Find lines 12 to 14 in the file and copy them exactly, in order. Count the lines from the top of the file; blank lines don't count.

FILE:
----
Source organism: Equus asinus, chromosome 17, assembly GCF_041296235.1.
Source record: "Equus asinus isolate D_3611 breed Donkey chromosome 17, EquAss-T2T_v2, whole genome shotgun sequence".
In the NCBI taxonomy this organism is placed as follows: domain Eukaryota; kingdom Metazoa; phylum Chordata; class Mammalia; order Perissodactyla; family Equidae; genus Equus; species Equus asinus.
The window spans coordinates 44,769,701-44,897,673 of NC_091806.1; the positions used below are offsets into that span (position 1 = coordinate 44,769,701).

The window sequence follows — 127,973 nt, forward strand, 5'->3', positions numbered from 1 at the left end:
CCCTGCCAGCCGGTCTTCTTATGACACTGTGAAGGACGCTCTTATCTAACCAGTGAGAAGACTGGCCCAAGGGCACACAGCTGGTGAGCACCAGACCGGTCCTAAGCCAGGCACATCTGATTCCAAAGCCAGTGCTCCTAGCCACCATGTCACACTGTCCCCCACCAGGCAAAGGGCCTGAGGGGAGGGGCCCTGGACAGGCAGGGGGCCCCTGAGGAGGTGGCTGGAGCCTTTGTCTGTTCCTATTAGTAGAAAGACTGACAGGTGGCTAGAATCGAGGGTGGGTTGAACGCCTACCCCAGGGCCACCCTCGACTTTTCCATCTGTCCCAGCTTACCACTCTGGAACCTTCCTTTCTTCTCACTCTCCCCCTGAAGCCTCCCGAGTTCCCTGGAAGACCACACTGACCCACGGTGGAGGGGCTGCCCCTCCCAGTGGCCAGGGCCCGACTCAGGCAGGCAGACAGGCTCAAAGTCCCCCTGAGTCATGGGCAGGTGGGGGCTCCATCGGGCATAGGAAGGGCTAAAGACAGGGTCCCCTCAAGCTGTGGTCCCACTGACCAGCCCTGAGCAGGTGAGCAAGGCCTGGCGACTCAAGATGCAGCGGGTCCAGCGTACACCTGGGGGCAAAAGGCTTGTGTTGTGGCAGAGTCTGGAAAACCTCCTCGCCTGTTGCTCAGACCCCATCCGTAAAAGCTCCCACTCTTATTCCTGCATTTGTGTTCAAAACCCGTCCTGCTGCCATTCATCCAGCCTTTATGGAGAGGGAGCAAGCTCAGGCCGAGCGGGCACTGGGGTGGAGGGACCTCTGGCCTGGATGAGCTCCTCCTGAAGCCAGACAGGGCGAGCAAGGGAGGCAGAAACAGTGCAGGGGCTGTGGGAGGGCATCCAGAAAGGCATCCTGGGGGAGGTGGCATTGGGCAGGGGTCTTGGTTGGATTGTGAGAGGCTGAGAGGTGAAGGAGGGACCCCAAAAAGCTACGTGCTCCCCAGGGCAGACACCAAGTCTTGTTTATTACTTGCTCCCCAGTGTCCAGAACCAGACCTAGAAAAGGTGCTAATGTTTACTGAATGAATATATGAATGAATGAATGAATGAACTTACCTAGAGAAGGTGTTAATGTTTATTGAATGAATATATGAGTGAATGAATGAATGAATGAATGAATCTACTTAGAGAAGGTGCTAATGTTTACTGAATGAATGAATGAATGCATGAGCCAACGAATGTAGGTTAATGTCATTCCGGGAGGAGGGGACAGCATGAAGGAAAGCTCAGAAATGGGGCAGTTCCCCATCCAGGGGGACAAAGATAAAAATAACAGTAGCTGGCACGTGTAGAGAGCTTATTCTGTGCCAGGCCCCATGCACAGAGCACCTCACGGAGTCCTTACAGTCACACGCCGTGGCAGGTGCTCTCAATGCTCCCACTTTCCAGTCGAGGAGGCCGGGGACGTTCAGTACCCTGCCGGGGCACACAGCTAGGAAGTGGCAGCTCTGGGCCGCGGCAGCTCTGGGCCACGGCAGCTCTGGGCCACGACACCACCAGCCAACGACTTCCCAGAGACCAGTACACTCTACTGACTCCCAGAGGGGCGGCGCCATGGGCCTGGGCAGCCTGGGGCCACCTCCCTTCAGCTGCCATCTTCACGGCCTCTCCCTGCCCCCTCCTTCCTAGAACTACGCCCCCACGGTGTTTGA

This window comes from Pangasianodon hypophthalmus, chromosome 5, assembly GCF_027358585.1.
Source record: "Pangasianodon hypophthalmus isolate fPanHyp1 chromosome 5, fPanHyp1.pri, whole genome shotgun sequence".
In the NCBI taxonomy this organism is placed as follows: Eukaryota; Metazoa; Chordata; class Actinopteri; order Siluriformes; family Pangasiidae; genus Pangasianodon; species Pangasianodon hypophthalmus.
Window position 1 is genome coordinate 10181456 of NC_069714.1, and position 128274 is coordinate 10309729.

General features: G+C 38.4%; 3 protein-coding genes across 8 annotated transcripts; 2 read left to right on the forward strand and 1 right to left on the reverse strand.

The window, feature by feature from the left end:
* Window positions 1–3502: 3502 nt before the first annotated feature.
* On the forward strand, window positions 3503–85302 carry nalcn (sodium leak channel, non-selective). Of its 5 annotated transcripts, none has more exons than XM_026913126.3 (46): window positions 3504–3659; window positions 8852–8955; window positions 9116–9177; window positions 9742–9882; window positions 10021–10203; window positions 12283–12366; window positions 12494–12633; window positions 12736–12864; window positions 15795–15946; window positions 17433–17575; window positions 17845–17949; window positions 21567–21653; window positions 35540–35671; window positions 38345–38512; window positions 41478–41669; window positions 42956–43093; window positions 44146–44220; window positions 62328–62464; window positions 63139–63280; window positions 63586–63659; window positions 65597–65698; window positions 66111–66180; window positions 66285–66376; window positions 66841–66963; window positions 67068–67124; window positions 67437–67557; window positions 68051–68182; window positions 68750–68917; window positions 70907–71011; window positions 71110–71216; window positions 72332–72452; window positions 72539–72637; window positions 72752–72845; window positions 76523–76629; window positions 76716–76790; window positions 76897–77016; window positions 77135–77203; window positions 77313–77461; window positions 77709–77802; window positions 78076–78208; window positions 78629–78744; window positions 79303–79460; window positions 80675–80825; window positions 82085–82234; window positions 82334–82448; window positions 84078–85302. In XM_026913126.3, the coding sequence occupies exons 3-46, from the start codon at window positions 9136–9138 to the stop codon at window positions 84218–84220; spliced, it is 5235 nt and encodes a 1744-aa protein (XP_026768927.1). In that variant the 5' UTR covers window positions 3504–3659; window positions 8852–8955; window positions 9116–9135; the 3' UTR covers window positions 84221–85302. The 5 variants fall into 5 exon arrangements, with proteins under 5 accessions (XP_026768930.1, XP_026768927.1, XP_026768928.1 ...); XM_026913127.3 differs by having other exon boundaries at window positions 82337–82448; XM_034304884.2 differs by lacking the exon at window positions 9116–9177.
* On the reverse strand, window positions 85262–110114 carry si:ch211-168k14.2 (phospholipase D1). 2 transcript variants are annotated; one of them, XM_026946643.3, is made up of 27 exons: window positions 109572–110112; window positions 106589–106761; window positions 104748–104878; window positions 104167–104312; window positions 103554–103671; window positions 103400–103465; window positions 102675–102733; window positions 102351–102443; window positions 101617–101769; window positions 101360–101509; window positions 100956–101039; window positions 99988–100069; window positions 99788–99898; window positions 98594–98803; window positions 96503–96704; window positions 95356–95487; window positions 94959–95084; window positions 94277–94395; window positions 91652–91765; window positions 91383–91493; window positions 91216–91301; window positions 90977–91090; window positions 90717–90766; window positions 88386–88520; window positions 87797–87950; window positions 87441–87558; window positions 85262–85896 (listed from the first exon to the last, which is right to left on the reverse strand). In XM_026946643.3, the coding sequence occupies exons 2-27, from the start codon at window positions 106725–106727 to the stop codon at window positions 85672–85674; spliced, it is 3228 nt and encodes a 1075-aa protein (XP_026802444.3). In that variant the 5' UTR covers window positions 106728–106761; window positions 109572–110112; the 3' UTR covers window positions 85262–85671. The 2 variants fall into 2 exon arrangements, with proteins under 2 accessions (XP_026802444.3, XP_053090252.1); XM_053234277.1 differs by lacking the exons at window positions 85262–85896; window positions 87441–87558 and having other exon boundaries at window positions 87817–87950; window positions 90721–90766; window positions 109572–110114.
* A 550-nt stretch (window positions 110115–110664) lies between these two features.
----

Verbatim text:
The window, feature by feature from the left end:
* Window positions 1–3502: 3502 nt before the first annotated feature.
* On the forward strand, window positions 3503–85302 carry nalcn (sodium leak channel, non-selective). Of its 5 annotated transcripts, none has more exons than XM_026913126.3 (46): window positions 3504–3659; window positions 8852–8955; window positions 9116–9177; window positions 9742–9882; window positions 10021–10203; window positions 12283–12366; window positions 12494–12633; window positions 12736–12864; window positions 15795–15946; window positions 17433–17575; window positions 17845–17949; window positions 21567–21653; window positions 35540–35671; window positions 38345–38512; window positions 41478–41669; window positions 42956–43093; window positions 44146–44220; window positions 62328–62464; window positions 63139–63280; window positions 63586–63659; window positions 65597–65698; window positions 66111–66180; window positions 66285–66376; window positions 66841–66963; window positions 67068–67124; window positions 67437–67557; window positions 68051–68182; window positions 68750–68917; window positions 70907–71011; window positions 71110–71216; window positions 72332–72452; window positions 72539–72637; window positions 72752–72845; window positions 76523–76629; window positions 76716–76790; window positions 76897–77016; window positions 77135–77203; window positions 77313–77461; window positions 77709–77802; window positions 78076–78208; window positions 78629–78744; window positions 79303–79460; window positions 80675–80825; window positions 82085–82234; window positions 82334–82448; window positions 84078–85302. In XM_026913126.3, the coding sequence occupies exons 3-46, from the start codon at window positions 9136–9138 to the stop codon at window positions 84218–84220; spliced, it is 5235 nt and encodes a 1744-aa protein (XP_026768927.1). In that variant the 5' UTR covers window positions 3504–3659; window positions 8852–8955; window positions 9116–9135; the 3' UTR covers window positions 84221–85302. The 5 variants fall into 5 exon arrangements, with proteins under 5 accessions (XP_026768930.1, XP_026768927.1, XP_026768928.1 ...); XM_026913127.3 differs by having other exon boundaries at window positions 82337–82448; XM_034304884.2 differs by lacking the exon at window positions 9116–9177.